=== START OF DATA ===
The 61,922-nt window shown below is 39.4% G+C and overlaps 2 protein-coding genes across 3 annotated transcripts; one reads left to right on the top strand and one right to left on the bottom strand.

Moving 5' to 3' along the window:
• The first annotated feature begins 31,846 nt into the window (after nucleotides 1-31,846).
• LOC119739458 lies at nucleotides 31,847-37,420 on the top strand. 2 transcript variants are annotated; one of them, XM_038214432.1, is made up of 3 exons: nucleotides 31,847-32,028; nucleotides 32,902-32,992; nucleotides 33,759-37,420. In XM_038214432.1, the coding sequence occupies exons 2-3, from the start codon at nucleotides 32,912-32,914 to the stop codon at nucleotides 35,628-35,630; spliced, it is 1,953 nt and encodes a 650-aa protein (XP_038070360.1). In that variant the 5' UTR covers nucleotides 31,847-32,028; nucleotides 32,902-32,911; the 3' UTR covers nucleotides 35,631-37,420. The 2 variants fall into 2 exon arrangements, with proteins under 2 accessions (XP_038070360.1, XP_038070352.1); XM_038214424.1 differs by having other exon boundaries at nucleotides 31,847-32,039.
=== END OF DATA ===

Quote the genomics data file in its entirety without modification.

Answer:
The 61,922-nt window shown below is 39.4% G+C and overlaps 2 protein-coding genes across 3 annotated transcripts; one reads left to right on the top strand and one right to left on the bottom strand.

Moving 5' to 3' along the window:
• The first annotated feature begins 31,846 nt into the window (after nucleotides 1-31,846).
• LOC119739458 lies at nucleotides 31,847-37,420 on the top strand. 2 transcript variants are annotated; one of them, XM_038214432.1, is made up of 3 exons: nucleotides 31,847-32,028; nucleotides 32,902-32,992; nucleotides 33,759-37,420. In XM_038214432.1, the coding sequence occupies exons 2-3, from the start codon at nucleotides 32,912-32,914 to the stop codon at nucleotides 35,628-35,630; spliced, it is 1,953 nt and encodes a 650-aa protein (XP_038070360.1). In that variant the 5' UTR covers nucleotides 31,847-32,028; nucleotides 32,902-32,911; the 3' UTR covers nucleotides 35,631-37,420. The 2 variants fall into 2 exon arrangements, with proteins under 2 accessions (XP_038070360.1, XP_038070352.1); XM_038214424.1 differs by having other exon boundaries at nucleotides 31,847-32,039.